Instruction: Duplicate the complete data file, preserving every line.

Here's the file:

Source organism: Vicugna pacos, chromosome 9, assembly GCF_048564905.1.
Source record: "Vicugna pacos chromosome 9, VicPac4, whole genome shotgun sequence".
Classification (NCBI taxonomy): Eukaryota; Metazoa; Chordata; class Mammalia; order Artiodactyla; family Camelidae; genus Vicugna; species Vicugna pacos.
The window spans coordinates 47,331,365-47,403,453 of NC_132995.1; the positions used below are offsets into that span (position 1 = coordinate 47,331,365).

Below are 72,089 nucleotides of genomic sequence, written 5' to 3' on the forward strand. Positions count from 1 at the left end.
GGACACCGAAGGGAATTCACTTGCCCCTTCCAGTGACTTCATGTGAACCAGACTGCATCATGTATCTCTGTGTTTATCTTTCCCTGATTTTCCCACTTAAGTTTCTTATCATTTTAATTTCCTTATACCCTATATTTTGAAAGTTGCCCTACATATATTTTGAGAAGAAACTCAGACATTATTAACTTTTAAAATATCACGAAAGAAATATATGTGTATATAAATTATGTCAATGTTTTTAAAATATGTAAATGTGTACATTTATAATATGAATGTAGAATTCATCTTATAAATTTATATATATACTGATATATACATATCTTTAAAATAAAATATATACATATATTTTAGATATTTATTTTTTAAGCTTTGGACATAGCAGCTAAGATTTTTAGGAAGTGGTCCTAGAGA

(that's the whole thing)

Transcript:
Source organism: Vicugna pacos, chromosome 9, assembly GCF_048564905.1.
Source record: "Vicugna pacos chromosome 9, VicPac4, whole genome shotgun sequence".
Classification (NCBI taxonomy): Eukaryota; Metazoa; Chordata; class Mammalia; order Artiodactyla; family Camelidae; genus Vicugna; species Vicugna pacos.
The window spans coordinates 47,331,365-47,403,453 of NC_132995.1; the positions used below are offsets into that span (position 1 = coordinate 47,331,365).

Below are 72,089 nucleotides of genomic sequence, written 5' to 3' on the forward strand. Positions count from 1 at the left end.
GGACACCGAAGGGAATTCACTTGCCCCTTCCAGTGACTTCATGTGAACCAGACTGCATCATGTATCTCTGTGTTTATCTTTCCCTGATTTTCCCACTTAAGTTTCTTATCATTTTAATTTCCTTATACCCTATATTTTGAAAGTTGCCCTACATATATTTTGAGAAGAAACTCAGACATTATTAACTTTTAAAATATCACGAAAGAAATATATGTGTATATAAATTATGTCAATGTTTTTAAAATATGTAAATGTGTACATTTATAATATGAATGTAGAATTCATCTTATAAATTTATATATATACTGATATATACATATCTTTAAAATAAAATATATACATATATTTTAGATATTTATTTTTTAAGCTTTGGACATAGCAGCTAAGATTTTTAGGAAGTGGTCCTAGAGA